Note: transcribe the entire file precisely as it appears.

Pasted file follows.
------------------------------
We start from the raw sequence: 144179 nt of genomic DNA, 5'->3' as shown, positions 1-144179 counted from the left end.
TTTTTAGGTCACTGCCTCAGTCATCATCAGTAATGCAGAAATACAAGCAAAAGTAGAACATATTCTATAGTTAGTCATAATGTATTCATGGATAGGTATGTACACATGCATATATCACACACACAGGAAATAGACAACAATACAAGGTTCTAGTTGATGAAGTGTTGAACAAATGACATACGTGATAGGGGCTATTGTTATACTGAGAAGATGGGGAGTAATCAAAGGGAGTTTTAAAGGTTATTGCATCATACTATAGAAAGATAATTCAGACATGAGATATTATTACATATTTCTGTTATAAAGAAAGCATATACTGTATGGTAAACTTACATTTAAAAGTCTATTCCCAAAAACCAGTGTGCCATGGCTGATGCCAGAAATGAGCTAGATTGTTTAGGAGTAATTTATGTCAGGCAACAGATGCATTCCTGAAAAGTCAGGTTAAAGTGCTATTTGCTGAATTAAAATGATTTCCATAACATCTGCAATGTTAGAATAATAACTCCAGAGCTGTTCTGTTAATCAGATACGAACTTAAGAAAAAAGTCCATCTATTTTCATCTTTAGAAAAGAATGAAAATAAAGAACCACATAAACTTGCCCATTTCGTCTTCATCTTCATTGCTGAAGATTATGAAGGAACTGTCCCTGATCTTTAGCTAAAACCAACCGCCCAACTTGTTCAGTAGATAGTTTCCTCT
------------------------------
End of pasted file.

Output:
We start from the raw sequence: 144179 nt of genomic DNA, 5'->3' as shown, positions 1-144179 counted from the left end.
TTTTTAGGTCACTGCCTCAGTCATCATCAGTAATGCAGAAATACAAGCAAAAGTAGAACATATTCTATAGTTAGTCATAATGTATTCATGGATAGGTATGTACACATGCATATATCACACACACAGGAAATAGACAACAATACAAGGTTCTAGTTGATGAAGTGTTGAACAAATGACATACGTGATAGGGGCTATTGTTATACTGAGAAGATGGGGAGTAATCAAAGGGAGTTTTAAAGGTTATTGCATCATACTATAGAAAGATAATTCAGACATGAGATATTATTACATATTTCTGTTATAAAGAAAGCATATACTGTATGGTAAACTTACATTTAAAAGTCTATTCCCAAAAACCAGTGTGCCATGGCTGATGCCAGAAATGAGCTAGATTGTTTAGGAGTAATTTATGTCAGGCAACAGATGCATTCCTGAAAAGTCAGGTTAAAGTGCTATTTGCTGAATTAAAATGATTTCCATAACATCTGCAATGTTAGAATAATAACTCCAGAGCTGTTCTGTTAATCAGATACGAACTTAAGAAAAAAGTCCATCTATTTTCATCTTTAGAAAAGAATGAAAATAAAGAACCACATAAACTTGCCCATTTCGTCTTCATCTTCATTGCTGAAGATTATGAAGGAACTGTCCCTGATCTTTAGCTAAAACCAACCGCCCAACTTGTTCAGTAGATAGTTTCCTCT